The rms noise in the Overhauser field as measured on X amounts to mT with a characteristic frequency 125 kHz (correlation time 8 s). The prediction for the random fluctuations among independent nuclear spins is where is the hyperfine coupling constant[10, 11]. For eV, an average value for InGaAs[29, 30], and , mT, reasonably close to the value measured here. The correlation time represents the time over which the nuclear spin distribution retains its memory. This noise-based measurement technique allows its direct determination. The time is comparable to estimates of nuclear spin decay through a dipole-dipole process[31]. This direct observation of spin noise opens a new route to probing and controlling the nuclear spin evolution; experiments in a finite magnetic field are underway.

Quantum dot optical linewidth A clear result is that both charge and spin noise fall rapidly with increasing frequency such that above 100 kHz, the RF noise amplitude (power) reduces by 2 to 3 (4 to 6) four orders of magnitude compared to the low frequency limit. The noise curves predict therefore that the exciton dephasing processes are slow relative to radiative decay which occurs at a GHz rate. To explore this, we measure the quantum dot linewidth as the measurement frequency is gradually increased (see Methods). Fig. 2(d) shows the RF linewidth as a function of scanning frequency. We find that decreases from 1.70 eV to 0.93 eV as increases from 1 Hz to 50 kHz. At higher , remains constant. Furthermore, within our experimental error (0.1 eV), this constant value at high corresponds to the transform limit, . A transform-limited RF spectrum is shown in Fig. 2(c). In other words, the increase in over at low reflects the influence of processes which are slow not just relative to the recombination rate (GHz) but also relative to our maximum experimental “speed” (100 kHz). These results are confirmed by measuring also X with the same procedure. In this case, the linewidth decreases to 0.75 eV at high scan rates, a lower value than for X, reflecting the slightly larger radiative decay time[32] for X.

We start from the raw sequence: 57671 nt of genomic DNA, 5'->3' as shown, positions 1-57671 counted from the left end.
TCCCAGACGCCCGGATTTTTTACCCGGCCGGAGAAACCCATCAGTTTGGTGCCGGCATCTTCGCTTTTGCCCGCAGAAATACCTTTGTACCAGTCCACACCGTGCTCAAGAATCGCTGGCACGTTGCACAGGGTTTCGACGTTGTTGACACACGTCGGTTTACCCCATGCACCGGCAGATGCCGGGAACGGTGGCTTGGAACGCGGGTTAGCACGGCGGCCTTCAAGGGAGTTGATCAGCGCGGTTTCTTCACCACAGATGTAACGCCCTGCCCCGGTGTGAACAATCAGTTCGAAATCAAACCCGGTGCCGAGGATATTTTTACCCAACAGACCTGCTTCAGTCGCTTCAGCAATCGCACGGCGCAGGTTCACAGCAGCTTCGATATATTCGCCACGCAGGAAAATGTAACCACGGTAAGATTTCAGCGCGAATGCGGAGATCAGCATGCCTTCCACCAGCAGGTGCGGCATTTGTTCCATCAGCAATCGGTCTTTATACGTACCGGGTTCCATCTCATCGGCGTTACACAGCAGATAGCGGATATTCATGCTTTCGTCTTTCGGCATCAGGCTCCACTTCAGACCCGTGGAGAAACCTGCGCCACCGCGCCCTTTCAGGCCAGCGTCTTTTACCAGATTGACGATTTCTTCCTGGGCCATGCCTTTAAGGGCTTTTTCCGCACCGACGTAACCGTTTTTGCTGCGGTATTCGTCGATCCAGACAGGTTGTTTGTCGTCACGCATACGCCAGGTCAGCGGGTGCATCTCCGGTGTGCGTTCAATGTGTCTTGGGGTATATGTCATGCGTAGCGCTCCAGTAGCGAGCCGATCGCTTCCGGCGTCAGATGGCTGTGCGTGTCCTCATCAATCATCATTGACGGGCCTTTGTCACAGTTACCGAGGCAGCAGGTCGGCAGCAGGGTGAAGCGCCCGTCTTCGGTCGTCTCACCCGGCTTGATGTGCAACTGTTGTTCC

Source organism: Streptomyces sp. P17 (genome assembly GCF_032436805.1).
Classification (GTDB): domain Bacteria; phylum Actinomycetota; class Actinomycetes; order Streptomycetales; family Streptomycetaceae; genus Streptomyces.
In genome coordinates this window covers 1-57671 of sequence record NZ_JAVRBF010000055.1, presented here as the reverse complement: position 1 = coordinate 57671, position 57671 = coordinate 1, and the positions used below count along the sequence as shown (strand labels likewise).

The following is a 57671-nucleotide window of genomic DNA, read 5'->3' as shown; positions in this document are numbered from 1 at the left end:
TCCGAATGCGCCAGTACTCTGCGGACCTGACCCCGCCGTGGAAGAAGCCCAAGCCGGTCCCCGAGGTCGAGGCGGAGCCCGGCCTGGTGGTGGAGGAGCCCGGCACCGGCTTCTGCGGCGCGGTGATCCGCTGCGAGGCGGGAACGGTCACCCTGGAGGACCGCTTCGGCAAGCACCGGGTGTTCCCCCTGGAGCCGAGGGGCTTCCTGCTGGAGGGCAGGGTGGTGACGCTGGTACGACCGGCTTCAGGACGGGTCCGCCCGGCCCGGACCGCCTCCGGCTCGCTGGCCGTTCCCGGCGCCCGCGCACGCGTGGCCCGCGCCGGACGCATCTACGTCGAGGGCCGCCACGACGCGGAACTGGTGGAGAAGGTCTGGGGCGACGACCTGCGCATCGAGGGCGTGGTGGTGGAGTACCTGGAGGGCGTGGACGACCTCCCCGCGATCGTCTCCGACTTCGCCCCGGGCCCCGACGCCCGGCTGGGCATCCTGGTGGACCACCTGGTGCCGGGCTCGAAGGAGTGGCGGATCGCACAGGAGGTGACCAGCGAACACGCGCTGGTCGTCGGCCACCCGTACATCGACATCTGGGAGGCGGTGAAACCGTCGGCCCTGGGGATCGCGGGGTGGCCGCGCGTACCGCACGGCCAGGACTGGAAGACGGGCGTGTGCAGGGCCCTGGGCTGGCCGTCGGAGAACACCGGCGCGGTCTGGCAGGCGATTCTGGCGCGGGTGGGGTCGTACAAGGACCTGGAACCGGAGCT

Charge noise and spin noise spectra The local charge noise spectrum Fig. 2(a) has a roll-off behaviour (roughly constant at low frequencies, decreasing at higher frequencies). The charge noise power spectrum can be well fitted by a Lorentzian function, characteristic of a two-level fluctuator[33]. The close-to-ubiquitous “flicker” noise [34] is not observed.